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Chris Metcalf

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Mainframes came to be associated with tech's old guard, symbolized by IBM's well-groomed workers who wore suits and ties and sang corny company songs. On the other hand, the new guard, led by firms such as Apple and Sun, were run by young entrepreneurs who started their empires in garages, wore jeans and had long hair.

One would probably classify me as one of those punks in jeans and sandals. And they’d be right. I am a punk in jeans and sandals. I’m the guy who thinks in Linux and clusters and XML, not somebody you’d expect to be dealing with z/OS and DASD and terminals.

But last summer I interned with IBM, and I worked on a product that runs on those “dinosaurs”, and has for over 35 years. Ever been to an ATM? You’ve accessed IMS. I was one of the “short pants” hacking Java code for the guys who wrote in COBOL. And I’ll let you know they’re still kicking out some very respectable numbers. They can pump out queries so fast they’d make Oracle admins cry.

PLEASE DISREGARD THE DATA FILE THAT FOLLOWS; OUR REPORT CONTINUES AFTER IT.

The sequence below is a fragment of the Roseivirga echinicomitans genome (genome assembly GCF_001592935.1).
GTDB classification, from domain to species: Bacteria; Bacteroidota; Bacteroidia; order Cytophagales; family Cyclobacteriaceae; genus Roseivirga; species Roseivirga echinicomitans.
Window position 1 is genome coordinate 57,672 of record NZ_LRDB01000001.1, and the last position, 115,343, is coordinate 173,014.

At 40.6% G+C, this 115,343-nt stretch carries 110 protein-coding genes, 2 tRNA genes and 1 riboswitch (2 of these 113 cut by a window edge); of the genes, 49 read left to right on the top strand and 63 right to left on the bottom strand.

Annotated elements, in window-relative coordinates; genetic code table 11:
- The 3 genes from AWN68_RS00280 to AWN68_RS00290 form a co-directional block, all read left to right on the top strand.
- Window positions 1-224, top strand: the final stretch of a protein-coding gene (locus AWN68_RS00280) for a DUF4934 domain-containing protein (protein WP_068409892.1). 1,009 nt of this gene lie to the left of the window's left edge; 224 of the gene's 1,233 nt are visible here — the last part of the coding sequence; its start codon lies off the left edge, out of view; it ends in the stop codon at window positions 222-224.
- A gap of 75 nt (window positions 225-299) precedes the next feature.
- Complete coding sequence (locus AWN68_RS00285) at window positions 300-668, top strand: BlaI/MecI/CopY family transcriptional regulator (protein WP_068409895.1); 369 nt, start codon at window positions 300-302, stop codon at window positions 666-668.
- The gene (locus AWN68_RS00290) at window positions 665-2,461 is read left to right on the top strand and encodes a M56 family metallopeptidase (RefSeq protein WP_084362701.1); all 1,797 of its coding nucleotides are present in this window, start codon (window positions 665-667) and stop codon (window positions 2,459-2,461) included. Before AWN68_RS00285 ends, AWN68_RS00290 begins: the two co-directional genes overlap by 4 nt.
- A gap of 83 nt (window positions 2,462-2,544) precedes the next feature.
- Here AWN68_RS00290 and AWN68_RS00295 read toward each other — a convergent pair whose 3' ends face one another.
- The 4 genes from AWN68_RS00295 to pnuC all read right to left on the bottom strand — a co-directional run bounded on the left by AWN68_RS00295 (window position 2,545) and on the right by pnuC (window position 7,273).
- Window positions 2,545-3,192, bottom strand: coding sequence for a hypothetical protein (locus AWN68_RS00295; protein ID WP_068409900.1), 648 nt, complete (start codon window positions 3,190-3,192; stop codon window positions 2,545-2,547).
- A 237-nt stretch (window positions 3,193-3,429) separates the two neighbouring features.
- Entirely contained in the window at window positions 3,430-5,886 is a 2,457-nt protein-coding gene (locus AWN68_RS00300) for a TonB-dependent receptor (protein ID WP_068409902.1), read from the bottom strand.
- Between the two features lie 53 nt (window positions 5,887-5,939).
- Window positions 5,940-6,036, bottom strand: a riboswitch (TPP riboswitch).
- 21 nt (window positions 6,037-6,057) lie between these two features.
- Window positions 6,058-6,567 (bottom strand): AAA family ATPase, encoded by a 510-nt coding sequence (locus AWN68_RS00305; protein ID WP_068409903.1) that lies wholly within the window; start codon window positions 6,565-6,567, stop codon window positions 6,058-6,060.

I don’t see mainframes dying out anytime soon. They have their niche, and I think they’ll hold on to it for quite some time. They provide an interesting contrast, acting as the ‘57 Chevy hot-rod that can still beat our nitro-boosted Honda Civics.